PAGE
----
Equinor’s chief executive has vowed to toughen safety measures after the firm experienced “several serious incidents” throughout 2020.
However, the Norwegian energy giant was also keen to stress that it achieved a reduction in the number of serious incidents and personal injuries throughout the year, compared to 2019.
It said the results supported a “good trend in safety performance” during the last decade, but also demonstrate the need for further improvements.
Equinor recorded a total of 67 serious incidents and near misses in 2020, 15 of which happened in the fourth quarter.
Examples of safety breaches include hydrocarbon leaks, dropped objects, personal injuries and incidents involving processing and production equipment.
The number of hydrocarbon leaks at onshore plants and offshore installations went up from 10 in 2019 to 11 last year.
Two serious fires at onshore plants, at Melkøya in September and at Tjeldbergodden in December, are also still under investigation.
Reports of these incidents are expected to be completed in the first quarter.
According to the 2020 safety statistics of incidents and personal injuries, the general development continues in the “right direction”, both in terms of serious incidents and personal injuries.
Last year, the average serious incident frequency per million hours worked (SIF) dropped from 0.6 in 2019 to 0.5.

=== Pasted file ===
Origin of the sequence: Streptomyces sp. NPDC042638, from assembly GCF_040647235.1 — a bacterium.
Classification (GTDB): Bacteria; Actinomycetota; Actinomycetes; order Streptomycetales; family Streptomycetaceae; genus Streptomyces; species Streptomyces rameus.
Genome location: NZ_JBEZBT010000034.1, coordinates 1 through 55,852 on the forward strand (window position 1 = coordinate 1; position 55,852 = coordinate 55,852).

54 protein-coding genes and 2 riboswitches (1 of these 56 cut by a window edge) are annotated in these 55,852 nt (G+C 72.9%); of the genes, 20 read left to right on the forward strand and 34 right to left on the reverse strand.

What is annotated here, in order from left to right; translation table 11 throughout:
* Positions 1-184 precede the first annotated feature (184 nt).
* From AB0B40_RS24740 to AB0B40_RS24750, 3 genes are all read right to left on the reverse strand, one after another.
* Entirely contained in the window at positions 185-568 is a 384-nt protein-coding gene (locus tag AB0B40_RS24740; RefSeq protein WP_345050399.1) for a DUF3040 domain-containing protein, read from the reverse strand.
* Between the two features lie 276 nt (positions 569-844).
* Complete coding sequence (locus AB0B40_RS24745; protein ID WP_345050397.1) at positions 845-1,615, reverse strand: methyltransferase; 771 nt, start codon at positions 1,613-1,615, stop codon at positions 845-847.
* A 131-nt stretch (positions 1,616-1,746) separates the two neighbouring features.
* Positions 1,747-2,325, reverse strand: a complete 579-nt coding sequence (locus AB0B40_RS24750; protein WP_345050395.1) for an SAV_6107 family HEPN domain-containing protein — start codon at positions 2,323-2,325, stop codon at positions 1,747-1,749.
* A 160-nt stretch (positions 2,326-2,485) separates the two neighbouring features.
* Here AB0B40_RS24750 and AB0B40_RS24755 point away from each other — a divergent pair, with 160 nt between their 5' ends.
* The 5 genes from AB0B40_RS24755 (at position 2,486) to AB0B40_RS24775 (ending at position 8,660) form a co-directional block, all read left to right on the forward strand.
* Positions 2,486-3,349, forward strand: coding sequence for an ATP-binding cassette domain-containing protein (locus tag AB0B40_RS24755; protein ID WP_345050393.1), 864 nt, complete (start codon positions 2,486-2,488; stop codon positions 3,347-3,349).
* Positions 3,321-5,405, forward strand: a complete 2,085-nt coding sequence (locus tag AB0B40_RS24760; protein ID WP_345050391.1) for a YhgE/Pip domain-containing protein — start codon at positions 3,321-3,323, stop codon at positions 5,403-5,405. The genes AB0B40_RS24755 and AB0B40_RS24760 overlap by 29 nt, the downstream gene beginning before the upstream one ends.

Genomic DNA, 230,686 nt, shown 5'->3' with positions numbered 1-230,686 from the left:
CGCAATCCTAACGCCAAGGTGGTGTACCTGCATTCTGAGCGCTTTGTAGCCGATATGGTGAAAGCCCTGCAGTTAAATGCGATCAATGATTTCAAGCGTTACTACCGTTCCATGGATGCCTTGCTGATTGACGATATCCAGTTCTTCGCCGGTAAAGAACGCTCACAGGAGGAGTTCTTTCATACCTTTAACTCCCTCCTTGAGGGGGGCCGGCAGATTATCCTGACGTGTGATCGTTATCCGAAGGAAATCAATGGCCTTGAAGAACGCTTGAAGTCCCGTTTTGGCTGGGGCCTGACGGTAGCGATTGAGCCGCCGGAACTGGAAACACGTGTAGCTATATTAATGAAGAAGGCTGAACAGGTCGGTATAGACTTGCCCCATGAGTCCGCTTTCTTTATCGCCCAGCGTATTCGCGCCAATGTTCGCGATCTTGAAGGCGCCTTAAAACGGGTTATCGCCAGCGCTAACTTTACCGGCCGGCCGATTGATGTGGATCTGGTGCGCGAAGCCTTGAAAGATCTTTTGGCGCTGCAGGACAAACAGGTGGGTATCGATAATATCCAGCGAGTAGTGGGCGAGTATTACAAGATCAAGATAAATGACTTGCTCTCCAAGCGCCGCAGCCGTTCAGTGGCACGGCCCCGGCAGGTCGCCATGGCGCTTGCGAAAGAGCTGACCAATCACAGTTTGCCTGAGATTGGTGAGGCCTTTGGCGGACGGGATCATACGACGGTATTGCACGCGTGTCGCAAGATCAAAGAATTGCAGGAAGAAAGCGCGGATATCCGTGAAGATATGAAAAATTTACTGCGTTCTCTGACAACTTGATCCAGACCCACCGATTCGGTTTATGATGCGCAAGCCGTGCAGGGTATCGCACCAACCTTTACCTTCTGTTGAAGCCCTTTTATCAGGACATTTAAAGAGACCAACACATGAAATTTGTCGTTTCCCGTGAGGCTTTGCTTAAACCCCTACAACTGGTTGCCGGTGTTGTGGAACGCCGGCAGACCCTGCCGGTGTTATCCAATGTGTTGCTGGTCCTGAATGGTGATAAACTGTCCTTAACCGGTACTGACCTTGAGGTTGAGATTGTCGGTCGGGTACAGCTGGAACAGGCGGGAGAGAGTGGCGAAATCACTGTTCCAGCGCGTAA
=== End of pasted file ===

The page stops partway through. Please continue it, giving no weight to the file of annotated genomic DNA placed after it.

The total recordable injury frequency per million hours worked (TRIF) fell from 2.5 to 2.3.
Anders Opedal, CEO of Equinor, said: “Fires and other serious incidents in 2020 demonstrate that we are not where we need to be in terms of our safety work.
“We will therefore strengthen this work further to run our operations at an even higher safety level. The progress we see in the number of incidents and personal injuries indicates that we are working on the right measures across the company, and that inspires us in the work ahead.
“We can be motivated by the results and improvements we achieve over time. However, we must understand risk better and demonstrate that we learn from earlier incidents by avoiding new incidents. Only then will we succeed in taking our safety work to the next level.”
In an effort to improve its safety record, Equinor is investigating serious incidents and near-misses to find causes and implement measures.
Conclusions and findings will be shared across the company and with partners and suppliers to ensure learning.
The Petroleum Safety Authority Norway and other regulatory bodies are also investigating incidents or near-misses in Equinor’s activities.
Last month, the watchdog launched an investigation after a worker on the company’s Heidrun installation was hit in the head with a crane hook.
Mr Opedal said: “It is important that findings and conclusions from the investigations carried out by us and the authorities lead to learning and are translated into specific actions and measures.
We have a long-term perspective on developing our safety culture. The implementation of the “I am safety” initiative is crucial and is about creating a safe workplace for everyone and a culture for speaking out.
“We are also establishing a project on process safety to further enhance our understanding of risk, compliance and competence to operate our installations, both onshore and offshore, even more safely and avoid major accidents also in the future.”